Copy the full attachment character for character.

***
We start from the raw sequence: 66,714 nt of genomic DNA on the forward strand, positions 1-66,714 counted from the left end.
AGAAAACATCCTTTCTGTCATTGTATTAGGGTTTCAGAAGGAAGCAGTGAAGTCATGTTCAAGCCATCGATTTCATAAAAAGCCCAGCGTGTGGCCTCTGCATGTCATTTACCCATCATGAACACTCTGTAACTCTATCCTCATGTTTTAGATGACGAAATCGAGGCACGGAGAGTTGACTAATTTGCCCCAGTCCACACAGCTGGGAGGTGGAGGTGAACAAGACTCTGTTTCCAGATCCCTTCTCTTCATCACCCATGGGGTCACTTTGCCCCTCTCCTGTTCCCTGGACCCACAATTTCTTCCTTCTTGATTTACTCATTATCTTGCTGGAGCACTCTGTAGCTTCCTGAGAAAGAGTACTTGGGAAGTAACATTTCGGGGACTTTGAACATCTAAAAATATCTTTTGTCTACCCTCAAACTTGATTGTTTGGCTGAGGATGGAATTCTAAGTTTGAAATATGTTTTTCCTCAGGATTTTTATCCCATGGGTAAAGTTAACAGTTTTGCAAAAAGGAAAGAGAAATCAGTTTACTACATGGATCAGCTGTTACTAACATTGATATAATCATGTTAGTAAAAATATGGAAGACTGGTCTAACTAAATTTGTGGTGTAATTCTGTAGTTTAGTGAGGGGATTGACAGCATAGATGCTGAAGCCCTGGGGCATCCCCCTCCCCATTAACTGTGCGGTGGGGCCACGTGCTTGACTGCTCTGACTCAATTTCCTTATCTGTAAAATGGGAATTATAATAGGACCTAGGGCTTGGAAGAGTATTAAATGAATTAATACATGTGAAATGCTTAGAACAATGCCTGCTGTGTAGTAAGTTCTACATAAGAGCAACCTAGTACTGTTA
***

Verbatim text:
We start from the raw sequence: 66,714 nt of genomic DNA on the forward strand, positions 1-66,714 counted from the left end.
AGAAAACATCCTTTCTGTCATTGTATTAGGGTTTCAGAAGGAAGCAGTGAAGTCATGTTCAAGCCATCGATTTCATAAAAAGCCCAGCGTGTGGCCTCTGCATGTCATTTACCCATCATGAACACTCTGTAACTCTATCCTCATGTTTTAGATGACGAAATCGAGGCACGGAGAGTTGACTAATTTGCCCCAGTCCACACAGCTGGGAGGTGGAGGTGAACAAGACTCTGTTTCCAGATCCCTTCTCTTCATCACCCATGGGGTCACTTTGCCCCTCTCCTGTTCCCTGGACCCACAATTTCTTCCTTCTTGATTTACTCATTATCTTGCTGGAGCACTCTGTAGCTTCCTGAGAAAGAGTACTTGGGAAGTAACATTTCGGGGACTTTGAACATCTAAAAATATCTTTTGTCTACCCTCAAACTTGATTGTTTGGCTGAGGATGGAATTCTAAGTTTGAAATATGTTTTTCCTCAGGATTTTTATCCCATGGGTAAAGTTAACAGTTTTGCAAAAAGGAAAGAGAAATCAGTTTACTACATGGATCAGCTGTTACTAACATTGATATAATCATGTTAGTAAAAATATGGAAGACTGGTCTAACTAAATTTGTGGTGTAATTCTGTAGTTTAGTGAGGGGATTGACAGCATAGATGCTGAAGCCCTGGGGCATCCCCCTCCCCATTAACTGTGCGGTGGGGCCACGTGCTTGACTGCTCTGACTCAATTTCCTTATCTGTAAAATGGGAATTATAATAGGACCTAGGGCTTGGAAGAGTATTAAATGAATTAATACATGTGAAATGCTTAGAACAATGCCTGCTGTGTAGTAAGTTCTACATAAGAGCAACCTAGTACTGTTA